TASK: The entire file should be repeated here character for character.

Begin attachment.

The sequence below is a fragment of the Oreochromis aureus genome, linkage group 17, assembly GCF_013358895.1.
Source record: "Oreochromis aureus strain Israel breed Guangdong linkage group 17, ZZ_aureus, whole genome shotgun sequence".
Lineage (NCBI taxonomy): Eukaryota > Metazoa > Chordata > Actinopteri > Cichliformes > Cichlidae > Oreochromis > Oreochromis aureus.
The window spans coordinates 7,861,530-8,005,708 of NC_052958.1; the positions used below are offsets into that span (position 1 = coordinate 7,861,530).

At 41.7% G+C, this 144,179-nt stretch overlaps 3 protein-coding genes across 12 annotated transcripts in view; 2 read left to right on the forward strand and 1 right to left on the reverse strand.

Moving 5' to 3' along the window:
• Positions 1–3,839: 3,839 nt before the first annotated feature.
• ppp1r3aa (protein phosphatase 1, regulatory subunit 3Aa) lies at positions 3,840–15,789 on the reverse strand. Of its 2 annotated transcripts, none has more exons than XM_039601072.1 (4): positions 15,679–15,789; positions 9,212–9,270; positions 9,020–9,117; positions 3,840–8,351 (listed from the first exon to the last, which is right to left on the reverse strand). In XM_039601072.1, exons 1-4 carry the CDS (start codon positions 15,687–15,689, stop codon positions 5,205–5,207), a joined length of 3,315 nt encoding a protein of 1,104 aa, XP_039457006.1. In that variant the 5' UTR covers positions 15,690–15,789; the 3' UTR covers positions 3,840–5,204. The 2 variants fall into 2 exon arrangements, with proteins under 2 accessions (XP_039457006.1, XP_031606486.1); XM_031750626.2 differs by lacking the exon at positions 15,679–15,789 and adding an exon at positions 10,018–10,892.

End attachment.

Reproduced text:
The sequence below is a fragment of the Oreochromis aureus genome, linkage group 17, assembly GCF_013358895.1.
Source record: "Oreochromis aureus strain Israel breed Guangdong linkage group 17, ZZ_aureus, whole genome shotgun sequence".
Lineage (NCBI taxonomy): Eukaryota > Metazoa > Chordata > Actinopteri > Cichliformes > Cichlidae > Oreochromis > Oreochromis aureus.
The window spans coordinates 7,861,530-8,005,708 of NC_052958.1; the positions used below are offsets into that span (position 1 = coordinate 7,861,530).

At 41.7% G+C, this 144,179-nt stretch overlaps 3 protein-coding genes across 12 annotated transcripts in view; 2 read left to right on the forward strand and 1 right to left on the reverse strand.

Moving 5' to 3' along the window:
• Positions 1–3,839: 3,839 nt before the first annotated feature.
• ppp1r3aa (protein phosphatase 1, regulatory subunit 3Aa) lies at positions 3,840–15,789 on the reverse strand. Of its 2 annotated transcripts, none has more exons than XM_039601072.1 (4): positions 15,679–15,789; positions 9,212–9,270; positions 9,020–9,117; positions 3,840–8,351 (listed from the first exon to the last, which is right to left on the reverse strand). In XM_039601072.1, exons 1-4 carry the CDS (start codon positions 15,687–15,689, stop codon positions 5,205–5,207), a joined length of 3,315 nt encoding a protein of 1,104 aa, XP_039457006.1. In that variant the 5' UTR covers positions 15,690–15,789; the 3' UTR covers positions 3,840–5,204. The 2 variants fall into 2 exon arrangements, with proteins under 2 accessions (XP_039457006.1, XP_031606486.1); XM_031750626.2 differs by lacking the exon at positions 15,679–15,789 and adding an exon at positions 10,018–10,892.